Fig. 266- Toplaps on the sea floor indicate uplift and erosion. Uplift took place during Late Tertiary enhancing the structural behavior. The Atlantic hinge is easily located. The break-up unconformity shows a sharp change in dip, as well as the tectonic disharmony. The pre-rafts are located landward of the Atlantic hinge. Seaward, the rafts are predominant.
Fig. 267- Pre-raft and raft domains are also easily recognized in offshore Gabon and Gulf of Mexico (see next plates).
Fig. 268- On this line of the onshore Louisiana, the raft tectonics is materialized by an evident pre-raft domain. The normal-faults extending the margin do not disconnect the salt layer. In this salt basin, the tectonics is quite similar to that found in the South Atlantic margins. Only the age of the salt layer is different. Here, it is older (Jurassic). The carbonate reservoir distribution, particularly in the Smackover formation (in green) follows the same basic geological principles of halokinesis and salt tectonics.
Fig. 269- The limit between the raft and pre-raft domains, in the north offshore Angola (see map in the next figure), is easily recognized on this line. It corresponds roughly to the Atlantic hinge, which is here enhanced by the Late Tertiary uplift of the margin. The geometrical relationships between the chronostratigraphic lines (seismic markers) and the sea floor are so sharp (toplap by truncation) that several geologists working in the area have advanced a 2-3 km of upheaval. Recently, the amplitude of the uplift, particularly, in the onshore, has been questioned.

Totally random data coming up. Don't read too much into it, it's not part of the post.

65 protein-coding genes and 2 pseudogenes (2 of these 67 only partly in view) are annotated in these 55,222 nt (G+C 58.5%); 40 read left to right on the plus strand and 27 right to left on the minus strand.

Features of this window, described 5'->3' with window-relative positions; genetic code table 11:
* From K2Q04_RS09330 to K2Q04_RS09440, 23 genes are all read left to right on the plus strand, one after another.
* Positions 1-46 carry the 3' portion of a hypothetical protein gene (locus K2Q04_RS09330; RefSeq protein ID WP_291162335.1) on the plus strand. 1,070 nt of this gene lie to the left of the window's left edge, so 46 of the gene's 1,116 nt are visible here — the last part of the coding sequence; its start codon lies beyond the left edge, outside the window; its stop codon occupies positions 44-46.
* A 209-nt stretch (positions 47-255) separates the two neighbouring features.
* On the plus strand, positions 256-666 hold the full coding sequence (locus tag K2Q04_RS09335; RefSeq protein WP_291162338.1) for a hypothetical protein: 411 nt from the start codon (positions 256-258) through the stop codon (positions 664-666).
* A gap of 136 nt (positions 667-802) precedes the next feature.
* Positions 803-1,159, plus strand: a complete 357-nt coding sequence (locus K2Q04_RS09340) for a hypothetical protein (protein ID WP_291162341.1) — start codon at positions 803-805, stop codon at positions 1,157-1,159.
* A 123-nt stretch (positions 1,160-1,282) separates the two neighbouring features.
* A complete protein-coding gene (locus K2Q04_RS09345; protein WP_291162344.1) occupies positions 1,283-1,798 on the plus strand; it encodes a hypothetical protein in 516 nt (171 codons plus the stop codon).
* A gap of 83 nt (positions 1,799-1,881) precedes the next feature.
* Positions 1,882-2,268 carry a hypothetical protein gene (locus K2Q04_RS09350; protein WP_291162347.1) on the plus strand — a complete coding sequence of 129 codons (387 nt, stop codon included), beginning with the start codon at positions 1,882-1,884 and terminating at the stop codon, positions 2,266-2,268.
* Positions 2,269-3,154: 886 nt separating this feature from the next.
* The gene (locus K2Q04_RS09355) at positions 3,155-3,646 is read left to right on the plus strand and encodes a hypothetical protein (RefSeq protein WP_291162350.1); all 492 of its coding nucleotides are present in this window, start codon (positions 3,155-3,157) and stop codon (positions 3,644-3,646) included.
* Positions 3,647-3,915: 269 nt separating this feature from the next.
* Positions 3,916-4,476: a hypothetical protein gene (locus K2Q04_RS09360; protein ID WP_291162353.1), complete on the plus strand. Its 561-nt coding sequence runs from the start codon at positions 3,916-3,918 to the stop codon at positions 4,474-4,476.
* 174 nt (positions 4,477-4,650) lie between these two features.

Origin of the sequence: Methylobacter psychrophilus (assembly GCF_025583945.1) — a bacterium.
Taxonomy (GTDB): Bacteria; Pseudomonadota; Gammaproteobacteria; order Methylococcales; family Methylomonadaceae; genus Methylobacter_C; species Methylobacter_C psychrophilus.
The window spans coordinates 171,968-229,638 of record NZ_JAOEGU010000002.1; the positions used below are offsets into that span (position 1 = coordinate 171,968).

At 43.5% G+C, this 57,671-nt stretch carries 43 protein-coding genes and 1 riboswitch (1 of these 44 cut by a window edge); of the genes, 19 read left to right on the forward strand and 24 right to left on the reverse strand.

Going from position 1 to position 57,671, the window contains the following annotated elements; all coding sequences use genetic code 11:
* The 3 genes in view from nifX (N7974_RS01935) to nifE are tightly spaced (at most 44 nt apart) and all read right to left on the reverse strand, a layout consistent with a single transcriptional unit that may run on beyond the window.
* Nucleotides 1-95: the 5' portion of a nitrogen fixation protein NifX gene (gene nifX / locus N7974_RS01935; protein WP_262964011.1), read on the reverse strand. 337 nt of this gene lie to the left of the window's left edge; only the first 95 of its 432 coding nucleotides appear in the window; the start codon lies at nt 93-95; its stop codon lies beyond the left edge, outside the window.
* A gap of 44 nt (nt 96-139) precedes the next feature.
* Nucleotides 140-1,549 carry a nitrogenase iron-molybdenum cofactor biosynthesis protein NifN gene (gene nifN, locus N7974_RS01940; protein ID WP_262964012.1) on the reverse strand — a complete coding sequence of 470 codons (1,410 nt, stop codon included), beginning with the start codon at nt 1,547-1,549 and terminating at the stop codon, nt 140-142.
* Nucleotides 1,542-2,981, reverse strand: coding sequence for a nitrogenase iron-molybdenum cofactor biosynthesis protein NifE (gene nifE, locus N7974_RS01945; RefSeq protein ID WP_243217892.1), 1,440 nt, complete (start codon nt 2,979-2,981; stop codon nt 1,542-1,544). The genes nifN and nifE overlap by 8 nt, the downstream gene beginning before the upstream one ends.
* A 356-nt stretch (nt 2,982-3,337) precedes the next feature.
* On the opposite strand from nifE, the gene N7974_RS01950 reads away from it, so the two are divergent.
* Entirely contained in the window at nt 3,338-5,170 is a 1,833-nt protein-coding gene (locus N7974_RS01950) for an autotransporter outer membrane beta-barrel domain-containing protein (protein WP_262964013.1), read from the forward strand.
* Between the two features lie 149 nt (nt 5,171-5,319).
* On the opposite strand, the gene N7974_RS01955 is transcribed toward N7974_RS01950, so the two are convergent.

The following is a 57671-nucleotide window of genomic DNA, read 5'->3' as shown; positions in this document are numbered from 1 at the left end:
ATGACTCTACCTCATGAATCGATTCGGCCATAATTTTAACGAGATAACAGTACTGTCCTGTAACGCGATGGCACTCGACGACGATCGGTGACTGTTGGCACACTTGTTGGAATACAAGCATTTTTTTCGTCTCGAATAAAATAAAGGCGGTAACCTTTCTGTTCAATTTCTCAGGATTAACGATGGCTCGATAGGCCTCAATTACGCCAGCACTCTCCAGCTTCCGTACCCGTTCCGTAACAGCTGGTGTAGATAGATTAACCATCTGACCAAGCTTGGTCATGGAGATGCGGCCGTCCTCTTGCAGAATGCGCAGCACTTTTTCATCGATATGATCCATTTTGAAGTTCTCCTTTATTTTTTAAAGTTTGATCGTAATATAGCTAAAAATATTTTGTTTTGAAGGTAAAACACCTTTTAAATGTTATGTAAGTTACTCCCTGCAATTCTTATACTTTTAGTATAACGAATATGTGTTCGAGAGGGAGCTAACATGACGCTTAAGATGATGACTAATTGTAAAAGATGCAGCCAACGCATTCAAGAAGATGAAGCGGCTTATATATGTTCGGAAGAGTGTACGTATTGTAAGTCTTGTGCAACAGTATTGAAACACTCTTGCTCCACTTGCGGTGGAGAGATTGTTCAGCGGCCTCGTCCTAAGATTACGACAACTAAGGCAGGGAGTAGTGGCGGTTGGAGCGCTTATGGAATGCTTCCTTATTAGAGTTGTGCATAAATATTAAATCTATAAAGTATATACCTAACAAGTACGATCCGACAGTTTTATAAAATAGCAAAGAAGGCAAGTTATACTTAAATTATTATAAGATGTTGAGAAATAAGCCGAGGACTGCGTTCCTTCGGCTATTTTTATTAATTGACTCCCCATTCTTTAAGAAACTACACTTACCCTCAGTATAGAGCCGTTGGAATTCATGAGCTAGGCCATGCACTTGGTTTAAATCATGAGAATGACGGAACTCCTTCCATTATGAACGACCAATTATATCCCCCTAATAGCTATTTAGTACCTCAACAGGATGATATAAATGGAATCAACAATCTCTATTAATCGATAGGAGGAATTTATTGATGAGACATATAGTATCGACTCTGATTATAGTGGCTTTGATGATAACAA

Fig. 268- On this time contour map of the bottom of the salt, in Northern offshore Angola (block 2), a complex Tertiary faulting zone limits the pre-raft from the raft domain. The orientation of the major fracture zones (in red) and their impact on this limit is quite visible. However, as illustrated in fig. 269, it must be pointed out that pre-rafts can be present in a raft domain, particularly in deep water.
Fig. 269- In the northern conventional offshore Angola (block 2, see fig. 268), the Tertiary fault zone limiting the pre-raft and raft domains always evident on regional lines. The large raft visible on the toe of the major fault plane is illustrated in next figure.
Fig. 270- Seaward of the major Tertiary fault zone (see map in fig. 268 and regional line in fig. 269), a quite large raft is well recognized at the bottom of an important through-like depocenter. As illustrated in the next line, within a raft domain, it is possible to find packages of pre-rafts. Such a feature is quite important. It refutes the “shoal model” invoked by certain explorationists to explain the reservoir intervals, particularly those in blocks 2 and 3 of the offshore Angola.